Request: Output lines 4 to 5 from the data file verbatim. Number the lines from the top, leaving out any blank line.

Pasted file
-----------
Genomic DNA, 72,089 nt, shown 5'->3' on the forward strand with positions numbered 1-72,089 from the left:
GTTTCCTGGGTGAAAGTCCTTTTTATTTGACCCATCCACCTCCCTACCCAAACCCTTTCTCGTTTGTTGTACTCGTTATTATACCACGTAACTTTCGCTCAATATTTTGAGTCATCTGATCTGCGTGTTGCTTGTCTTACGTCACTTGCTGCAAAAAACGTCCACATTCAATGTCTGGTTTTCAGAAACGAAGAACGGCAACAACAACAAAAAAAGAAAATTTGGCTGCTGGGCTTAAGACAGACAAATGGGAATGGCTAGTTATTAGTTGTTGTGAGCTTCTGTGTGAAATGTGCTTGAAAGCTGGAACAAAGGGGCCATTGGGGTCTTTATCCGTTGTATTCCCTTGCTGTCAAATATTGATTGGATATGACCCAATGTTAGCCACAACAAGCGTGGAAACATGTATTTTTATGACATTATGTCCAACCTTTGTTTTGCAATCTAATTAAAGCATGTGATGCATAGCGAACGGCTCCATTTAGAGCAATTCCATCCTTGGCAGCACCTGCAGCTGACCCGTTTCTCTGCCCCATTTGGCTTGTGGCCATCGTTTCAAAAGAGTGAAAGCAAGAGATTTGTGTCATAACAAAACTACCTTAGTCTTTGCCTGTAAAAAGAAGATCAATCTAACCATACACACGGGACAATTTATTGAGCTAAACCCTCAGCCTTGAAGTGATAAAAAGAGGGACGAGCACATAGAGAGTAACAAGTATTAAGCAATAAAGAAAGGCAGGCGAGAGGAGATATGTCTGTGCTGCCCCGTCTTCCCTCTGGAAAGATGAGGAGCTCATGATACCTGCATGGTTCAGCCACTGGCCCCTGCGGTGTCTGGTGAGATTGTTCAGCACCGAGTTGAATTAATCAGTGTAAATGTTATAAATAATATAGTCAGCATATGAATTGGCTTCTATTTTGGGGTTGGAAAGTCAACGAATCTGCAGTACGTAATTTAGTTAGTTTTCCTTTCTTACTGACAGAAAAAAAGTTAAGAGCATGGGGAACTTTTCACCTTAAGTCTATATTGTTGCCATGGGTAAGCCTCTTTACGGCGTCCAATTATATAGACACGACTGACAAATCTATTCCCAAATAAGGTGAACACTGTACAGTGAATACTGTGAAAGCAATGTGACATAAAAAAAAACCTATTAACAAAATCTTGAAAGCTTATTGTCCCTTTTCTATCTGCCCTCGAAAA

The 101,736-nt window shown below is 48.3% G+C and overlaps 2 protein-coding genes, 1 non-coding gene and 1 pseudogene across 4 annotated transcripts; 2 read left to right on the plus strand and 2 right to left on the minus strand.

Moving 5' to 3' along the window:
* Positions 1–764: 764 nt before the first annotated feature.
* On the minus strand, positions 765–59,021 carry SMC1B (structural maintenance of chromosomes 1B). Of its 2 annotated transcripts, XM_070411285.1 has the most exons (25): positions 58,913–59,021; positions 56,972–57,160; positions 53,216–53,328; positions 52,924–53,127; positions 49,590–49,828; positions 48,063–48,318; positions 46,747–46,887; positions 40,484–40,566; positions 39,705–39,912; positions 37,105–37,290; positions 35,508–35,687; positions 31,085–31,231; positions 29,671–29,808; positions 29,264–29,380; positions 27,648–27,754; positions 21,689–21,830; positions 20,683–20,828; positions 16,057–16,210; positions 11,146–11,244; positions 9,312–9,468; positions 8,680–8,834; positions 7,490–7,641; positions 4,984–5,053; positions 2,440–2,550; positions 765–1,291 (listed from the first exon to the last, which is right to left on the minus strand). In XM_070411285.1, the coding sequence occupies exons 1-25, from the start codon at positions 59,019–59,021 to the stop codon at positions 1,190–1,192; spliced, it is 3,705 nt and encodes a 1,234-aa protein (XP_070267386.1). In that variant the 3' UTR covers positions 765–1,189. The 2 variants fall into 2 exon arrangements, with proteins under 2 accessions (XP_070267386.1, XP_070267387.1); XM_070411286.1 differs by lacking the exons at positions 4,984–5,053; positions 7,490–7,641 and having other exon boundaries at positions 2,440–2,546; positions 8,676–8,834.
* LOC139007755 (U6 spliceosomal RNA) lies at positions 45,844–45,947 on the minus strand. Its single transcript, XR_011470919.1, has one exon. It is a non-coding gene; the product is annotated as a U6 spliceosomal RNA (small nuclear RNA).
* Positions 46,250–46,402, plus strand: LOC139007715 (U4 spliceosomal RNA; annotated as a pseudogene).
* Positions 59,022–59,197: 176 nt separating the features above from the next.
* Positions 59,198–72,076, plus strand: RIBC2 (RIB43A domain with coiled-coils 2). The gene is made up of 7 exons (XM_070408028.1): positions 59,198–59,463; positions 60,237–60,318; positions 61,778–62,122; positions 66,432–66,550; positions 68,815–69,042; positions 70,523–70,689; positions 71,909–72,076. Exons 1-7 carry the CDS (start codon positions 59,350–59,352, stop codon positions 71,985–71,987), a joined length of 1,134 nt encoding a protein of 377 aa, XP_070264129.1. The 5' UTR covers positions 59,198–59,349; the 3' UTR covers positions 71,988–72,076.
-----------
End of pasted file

Moving 5' to 3' along the window:
* Positions 1–764: 764 nt before the first annotated feature.